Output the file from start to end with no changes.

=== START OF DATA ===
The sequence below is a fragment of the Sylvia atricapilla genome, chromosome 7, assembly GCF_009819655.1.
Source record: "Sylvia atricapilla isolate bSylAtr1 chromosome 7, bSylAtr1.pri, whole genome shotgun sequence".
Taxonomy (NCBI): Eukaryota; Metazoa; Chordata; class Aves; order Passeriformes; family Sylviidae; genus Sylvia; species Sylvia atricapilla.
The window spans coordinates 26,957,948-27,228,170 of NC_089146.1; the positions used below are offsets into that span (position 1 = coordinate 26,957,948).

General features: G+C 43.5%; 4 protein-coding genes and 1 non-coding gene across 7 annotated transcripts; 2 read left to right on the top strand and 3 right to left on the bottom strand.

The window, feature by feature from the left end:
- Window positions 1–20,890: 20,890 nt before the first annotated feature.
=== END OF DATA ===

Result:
The sequence below is a fragment of the Sylvia atricapilla genome, chromosome 7, assembly GCF_009819655.1.
Source record: "Sylvia atricapilla isolate bSylAtr1 chromosome 7, bSylAtr1.pri, whole genome shotgun sequence".
Taxonomy (NCBI): Eukaryota; Metazoa; Chordata; class Aves; order Passeriformes; family Sylviidae; genus Sylvia; species Sylvia atricapilla.
The window spans coordinates 26,957,948-27,228,170 of NC_089146.1; the positions used below are offsets into that span (position 1 = coordinate 26,957,948).

General features: G+C 43.5%; 4 protein-coding genes and 1 non-coding gene across 7 annotated transcripts; 2 read left to right on the top strand and 3 right to left on the bottom strand.

The window, feature by feature from the left end:
- Window positions 1–20,890: 20,890 nt before the first annotated feature.